Event Data Security: The 2018 Guide for Event Marketers
Event data security is one of the biggest event trends for 2018, and rightly so. In this guide event marketers will learn best practices and tips for managing their event data.
In today’s world, information is everywhere. The data revolution has forever changed the way consumers interact with companies and vice versa. And though there’s no denying the benefits of rich datasets, such as improved buying experiences and more targeted marketing campaigns, the cost of all of this accessible data is weighing heavy on businesses who collect it and customers who give it.
Consider how the dangers that come alongside mass data is becoming more prevalent. From the Equifax breach that affected 143 million consumers to the Uber hack that exposed personal data of 57 million users, it seems that no company is completely safe from the perils of mass information theft.
Despite these risks, event marketers and event organizers should not be deterred from embracing data-driven solutions. There are too many benefits that come with such solutions to choose not to engage with the data. This is especially true for the events industry as the space has become more tech savvy and digitally advanced. As an event marketer, staying informed of the latest data security best practices and completing all necessary steps will be enough for you to have peace of mind as you execute each step of your event marketing campaign, including event registrations and event engagement.
Learn more about data security in The Biggest Event Trends of 2018 ebook by clicking the button below.
Why is Event Data Security Important?
What makes the event industry value is simple: the people. The gathering of professionals who are willing to share knowledge through networking and presentations is the main value proposition of live events. And with a high concentration of people comes a high concentration of data.
Thus, all marketers and organizers who execute a live events strategy have a responsibility to properly manage and secure the data their attendees have entrusted them with. Failing to do so not only puts the event brand at risk but more importantly, the livelihood of their event attendees. For this reason, event data security should be considered a top priority for organizers.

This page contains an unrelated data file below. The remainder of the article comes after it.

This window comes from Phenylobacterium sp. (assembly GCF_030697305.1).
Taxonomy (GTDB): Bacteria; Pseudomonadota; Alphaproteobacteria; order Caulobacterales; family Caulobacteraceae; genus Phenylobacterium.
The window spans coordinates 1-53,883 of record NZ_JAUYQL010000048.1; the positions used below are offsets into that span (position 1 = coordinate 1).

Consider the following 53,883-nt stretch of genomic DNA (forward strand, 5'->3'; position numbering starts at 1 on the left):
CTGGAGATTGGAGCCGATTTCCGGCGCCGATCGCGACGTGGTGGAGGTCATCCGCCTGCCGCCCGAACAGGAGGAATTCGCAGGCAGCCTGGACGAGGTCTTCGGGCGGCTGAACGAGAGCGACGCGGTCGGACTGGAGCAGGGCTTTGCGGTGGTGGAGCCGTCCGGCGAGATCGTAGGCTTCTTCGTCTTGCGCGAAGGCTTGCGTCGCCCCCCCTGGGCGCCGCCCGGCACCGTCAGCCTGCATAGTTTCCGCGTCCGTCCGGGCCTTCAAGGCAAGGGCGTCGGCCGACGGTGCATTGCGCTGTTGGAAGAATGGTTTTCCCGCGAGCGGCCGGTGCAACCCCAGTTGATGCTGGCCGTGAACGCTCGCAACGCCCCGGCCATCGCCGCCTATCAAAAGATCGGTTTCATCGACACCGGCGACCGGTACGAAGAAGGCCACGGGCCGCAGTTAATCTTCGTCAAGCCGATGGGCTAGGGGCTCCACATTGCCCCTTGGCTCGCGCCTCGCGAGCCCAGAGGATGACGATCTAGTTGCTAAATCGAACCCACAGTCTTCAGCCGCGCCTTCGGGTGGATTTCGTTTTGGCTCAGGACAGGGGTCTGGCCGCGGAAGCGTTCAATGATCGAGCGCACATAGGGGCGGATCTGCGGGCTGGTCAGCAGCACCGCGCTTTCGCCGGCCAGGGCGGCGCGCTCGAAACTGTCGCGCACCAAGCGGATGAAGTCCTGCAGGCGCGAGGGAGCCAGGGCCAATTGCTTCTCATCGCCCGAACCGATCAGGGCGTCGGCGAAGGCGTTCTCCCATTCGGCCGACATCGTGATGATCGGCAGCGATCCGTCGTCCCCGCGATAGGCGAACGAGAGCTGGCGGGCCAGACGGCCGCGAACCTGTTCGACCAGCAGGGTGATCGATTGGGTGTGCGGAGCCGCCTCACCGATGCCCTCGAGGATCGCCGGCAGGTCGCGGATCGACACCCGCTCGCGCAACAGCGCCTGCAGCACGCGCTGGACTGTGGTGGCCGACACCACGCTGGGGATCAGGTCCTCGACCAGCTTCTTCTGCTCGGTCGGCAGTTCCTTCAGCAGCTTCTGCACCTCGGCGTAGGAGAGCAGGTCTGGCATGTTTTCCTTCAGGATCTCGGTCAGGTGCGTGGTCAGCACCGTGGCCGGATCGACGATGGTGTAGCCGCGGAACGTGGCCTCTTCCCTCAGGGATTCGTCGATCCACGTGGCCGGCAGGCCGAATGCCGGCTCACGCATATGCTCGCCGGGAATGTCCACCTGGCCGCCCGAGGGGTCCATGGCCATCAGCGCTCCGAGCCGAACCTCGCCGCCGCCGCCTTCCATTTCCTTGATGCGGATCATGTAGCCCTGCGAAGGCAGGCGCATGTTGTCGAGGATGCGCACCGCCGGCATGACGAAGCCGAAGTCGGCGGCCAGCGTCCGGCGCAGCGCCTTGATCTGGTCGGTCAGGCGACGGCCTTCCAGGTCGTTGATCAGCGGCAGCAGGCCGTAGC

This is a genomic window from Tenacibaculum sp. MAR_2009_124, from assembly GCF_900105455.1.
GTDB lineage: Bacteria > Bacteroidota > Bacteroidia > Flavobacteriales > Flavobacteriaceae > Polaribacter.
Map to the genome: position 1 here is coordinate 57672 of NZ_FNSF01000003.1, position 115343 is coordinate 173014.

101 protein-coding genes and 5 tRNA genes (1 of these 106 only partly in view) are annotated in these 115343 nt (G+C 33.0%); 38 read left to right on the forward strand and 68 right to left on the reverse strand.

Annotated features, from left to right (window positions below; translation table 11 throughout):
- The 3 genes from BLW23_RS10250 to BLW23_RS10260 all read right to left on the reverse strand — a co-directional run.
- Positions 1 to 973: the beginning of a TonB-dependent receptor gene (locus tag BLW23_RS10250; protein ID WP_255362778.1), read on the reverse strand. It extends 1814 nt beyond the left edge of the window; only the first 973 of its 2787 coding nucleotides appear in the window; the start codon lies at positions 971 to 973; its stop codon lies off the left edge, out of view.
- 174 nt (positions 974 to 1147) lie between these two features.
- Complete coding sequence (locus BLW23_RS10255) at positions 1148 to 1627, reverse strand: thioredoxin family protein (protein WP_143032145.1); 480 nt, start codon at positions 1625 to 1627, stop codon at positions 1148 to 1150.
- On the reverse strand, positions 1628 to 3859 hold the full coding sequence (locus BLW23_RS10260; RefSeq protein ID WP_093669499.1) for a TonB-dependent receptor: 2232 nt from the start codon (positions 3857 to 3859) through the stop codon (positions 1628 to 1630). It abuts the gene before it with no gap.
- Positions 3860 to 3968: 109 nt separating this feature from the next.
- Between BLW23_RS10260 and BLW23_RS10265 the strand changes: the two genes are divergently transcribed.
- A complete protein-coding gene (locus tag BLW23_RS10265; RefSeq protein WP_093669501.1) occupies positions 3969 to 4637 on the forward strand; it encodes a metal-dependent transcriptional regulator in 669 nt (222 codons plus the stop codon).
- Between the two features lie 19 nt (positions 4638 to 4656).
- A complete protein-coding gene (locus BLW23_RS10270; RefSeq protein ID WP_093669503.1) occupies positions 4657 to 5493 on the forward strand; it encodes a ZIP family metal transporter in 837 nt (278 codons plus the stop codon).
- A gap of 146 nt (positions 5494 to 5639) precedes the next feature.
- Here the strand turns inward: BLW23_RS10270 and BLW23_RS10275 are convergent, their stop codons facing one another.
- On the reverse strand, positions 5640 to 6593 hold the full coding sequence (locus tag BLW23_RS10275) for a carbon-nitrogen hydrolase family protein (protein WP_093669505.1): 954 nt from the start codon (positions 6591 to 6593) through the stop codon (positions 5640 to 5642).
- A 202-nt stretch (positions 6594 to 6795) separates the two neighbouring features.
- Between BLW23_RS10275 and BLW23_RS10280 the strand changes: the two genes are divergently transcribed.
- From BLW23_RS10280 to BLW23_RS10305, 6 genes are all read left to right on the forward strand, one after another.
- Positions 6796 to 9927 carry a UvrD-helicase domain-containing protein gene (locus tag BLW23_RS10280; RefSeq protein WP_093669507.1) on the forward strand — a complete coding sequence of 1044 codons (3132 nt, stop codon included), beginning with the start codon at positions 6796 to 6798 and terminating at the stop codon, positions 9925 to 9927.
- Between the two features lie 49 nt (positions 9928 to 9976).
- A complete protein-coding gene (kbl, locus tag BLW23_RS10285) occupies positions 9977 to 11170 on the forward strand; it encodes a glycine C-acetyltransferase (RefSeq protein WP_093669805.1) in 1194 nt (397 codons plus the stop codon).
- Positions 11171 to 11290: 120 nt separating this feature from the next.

This is not to say that data security should come off as overwhelming or beyond the scope of an event marketer’s expertise. On the contrary, data security is much simpler and straightforward than most are led to believe. Once the process is broken down to comprehensible, digestible pieces, setting up the proper defense processes and systems does not only seem doable but empowering. There is no better feeling than having complete confidence in your ability to execute an exceptional event while responsibly managing attendee data.
This blog post will dive into the ways in which an event marketer can best prepare against event data security threats as well as specific laws surrounding data management. From best practices to industry news, this guide strives to cover all you’ll need to know about event data security.
General Data Protection Regulation (GDPR) and Event Marketers
One sign that evinces the increasing significance of consumer data protection is the General Data Protection Regulation that was passed by the European Union Parliament in April 2016. The enforcement of the law will come into full effect on May 25, 2018.
The purpose of this policy is to ensure that all companies handle data through secure and transparent methods. Given the overflow of consumer data over the past few years, the EU understood that information could be handled irresponsibly if the right laws were not put in place. This latest regulation will strive to ensure consumer data safety while still giving companies the ability to benefit from the digital footprints they collect, as long as it is done so responsibly.
A large part of GDPR is its focus on receiving consumer consent. Companies will no longer be allowed to create privacy policies that are filled with legalese and unfamiliar terms, making it difficult to understand the exact contents of the contract. Instead, the law will ensure that companies use simple and plain wording to clearly convey their policies. Additionally, it must be just as easy for consumers to withdraw their consent as it is to give it.
While this regulation was passed by the EU, it is imperative to keep in mind that this applies to all companies who sell to, hire, or engage with EU citizens. In other words, GDPR is relevant to all companies who strive to achieve a global presence, which is essentially all major corporations. And because the business of live events is a global industry, GDPR is especially relevant to event professionals who leverage data in their event strategies.